Impact Sonoma: Mike Rogers, Calpine Geothermal Operations

Calpine is the largest operator of geothermal power plants at The Geysers, a 45-square-mile area in northern Sonoma County where ambient underground heat is close enough to the surface to generate steam from groundwater.

Calpine produces enough power there to satisfy the needs of San Francisco, or 60 percent of the needs of the North Coast. Mike Rogers is senior vice president of Calpine Geothermal Operations.

Q: Please describe the scale of the geothermal power generation currently occurring at the Geysers, as well as the facilities operated by Calpine in the area.

[caption id="attachment_62623" align="alignleft" width="200"] Mike Rogers[/caption]

A: Calpine Corporation operates 15 geothermal power plants in The Geysers region of northern California and is capable of generating up to 725 megawatts of green energy around the clock. Unlike other renewable resources such as wind or sunlight, which depend upon intermittent sources to generate power, making them less reliable, geothermal power provides a consistent source of energy as evidenced by our Geysers availability record of approximately 98 percent in 2011.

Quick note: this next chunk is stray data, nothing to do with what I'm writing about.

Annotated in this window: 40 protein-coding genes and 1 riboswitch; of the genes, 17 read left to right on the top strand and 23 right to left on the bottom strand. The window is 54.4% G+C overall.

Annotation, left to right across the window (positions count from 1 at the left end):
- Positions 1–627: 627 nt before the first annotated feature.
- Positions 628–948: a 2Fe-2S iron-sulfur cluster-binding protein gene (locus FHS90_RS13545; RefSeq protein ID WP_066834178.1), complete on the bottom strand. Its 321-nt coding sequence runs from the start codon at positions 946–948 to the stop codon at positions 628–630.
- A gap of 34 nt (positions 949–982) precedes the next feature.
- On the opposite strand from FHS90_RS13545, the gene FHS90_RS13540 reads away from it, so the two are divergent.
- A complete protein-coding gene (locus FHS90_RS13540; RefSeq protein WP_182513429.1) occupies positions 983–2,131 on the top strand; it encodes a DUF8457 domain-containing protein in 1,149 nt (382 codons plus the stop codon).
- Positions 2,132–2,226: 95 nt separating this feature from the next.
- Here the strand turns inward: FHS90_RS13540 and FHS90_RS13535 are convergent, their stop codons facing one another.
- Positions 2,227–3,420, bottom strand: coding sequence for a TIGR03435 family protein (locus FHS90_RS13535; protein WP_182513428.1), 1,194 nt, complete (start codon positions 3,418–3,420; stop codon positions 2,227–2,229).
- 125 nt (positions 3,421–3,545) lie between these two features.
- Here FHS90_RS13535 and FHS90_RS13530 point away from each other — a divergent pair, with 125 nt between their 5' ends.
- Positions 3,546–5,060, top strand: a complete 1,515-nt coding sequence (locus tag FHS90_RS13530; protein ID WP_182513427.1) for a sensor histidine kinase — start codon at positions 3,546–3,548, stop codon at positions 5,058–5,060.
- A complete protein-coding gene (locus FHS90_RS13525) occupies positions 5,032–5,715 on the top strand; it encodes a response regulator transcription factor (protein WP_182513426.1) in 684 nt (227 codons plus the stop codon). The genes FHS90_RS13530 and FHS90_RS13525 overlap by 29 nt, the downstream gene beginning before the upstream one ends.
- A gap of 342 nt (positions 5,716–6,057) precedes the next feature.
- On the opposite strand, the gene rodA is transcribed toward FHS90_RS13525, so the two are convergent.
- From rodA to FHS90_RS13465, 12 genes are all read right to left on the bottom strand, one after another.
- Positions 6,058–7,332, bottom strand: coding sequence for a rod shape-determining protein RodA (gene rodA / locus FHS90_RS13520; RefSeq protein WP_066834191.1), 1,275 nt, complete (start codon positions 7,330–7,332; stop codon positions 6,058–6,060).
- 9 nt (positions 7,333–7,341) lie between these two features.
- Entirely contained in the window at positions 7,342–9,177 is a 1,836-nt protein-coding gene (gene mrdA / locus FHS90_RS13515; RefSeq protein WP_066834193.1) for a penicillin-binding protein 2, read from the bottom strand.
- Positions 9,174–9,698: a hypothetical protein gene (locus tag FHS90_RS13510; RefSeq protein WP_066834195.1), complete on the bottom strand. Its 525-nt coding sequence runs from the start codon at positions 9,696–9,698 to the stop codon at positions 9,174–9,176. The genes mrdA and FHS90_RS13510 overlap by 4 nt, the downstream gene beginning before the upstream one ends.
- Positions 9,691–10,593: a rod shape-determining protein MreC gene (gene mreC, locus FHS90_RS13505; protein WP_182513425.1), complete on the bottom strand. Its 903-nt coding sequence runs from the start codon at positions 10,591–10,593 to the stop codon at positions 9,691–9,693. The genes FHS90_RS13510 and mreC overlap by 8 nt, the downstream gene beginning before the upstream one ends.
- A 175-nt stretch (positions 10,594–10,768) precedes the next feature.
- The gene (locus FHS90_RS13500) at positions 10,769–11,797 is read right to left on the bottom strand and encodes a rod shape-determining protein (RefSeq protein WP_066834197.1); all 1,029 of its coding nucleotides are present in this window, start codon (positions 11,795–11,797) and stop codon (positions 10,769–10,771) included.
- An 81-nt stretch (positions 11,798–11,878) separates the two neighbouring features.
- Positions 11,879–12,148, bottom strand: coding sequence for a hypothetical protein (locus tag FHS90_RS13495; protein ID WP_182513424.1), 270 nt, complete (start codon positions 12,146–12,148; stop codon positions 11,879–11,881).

For the past 11 consecutive years, The Geysers have continued to generate about 6 million megawatt-hours per year, which represents approximately 20 percent of California’s renewable electric generation. Calpine Corporation is the nation’s largest renewable geothermal power producer, providing 41 percent of U.S. geothermal generation.

Q: Steam production peaked at the Geysers in the late 1980s, enough to produce 2,000 megawatts of electricity. That output gradually declined in the following years, currently holding steady at 750 megawatts. What caused that decline, and what is Calpine doing to help preserve the current output?

A: Sustainable power generation at The Geysers is possible today because of two large-scale wastewater-injection projects from Lake County and the city of Santa Rosa. Together, these projects provide approximately 20 million gallons of reclaimed water per day for injection into The Geysers reservoir. The vast amount of heat in reservoir rocks efficiently converts the water into steam and supplements the production of steam from the original reservoir to Geysers power plants.

Throughout the 1970s and 1980s, vastly more steam was produced from The Geysers reservoir than was replaced by the injection of power plant steam condensate. By 1989, accelerated development had caused severe steam pressure decreases in the reservoir, resulting in lower steam production rates. This decline threatened the future sustainability of Geysers power generation.


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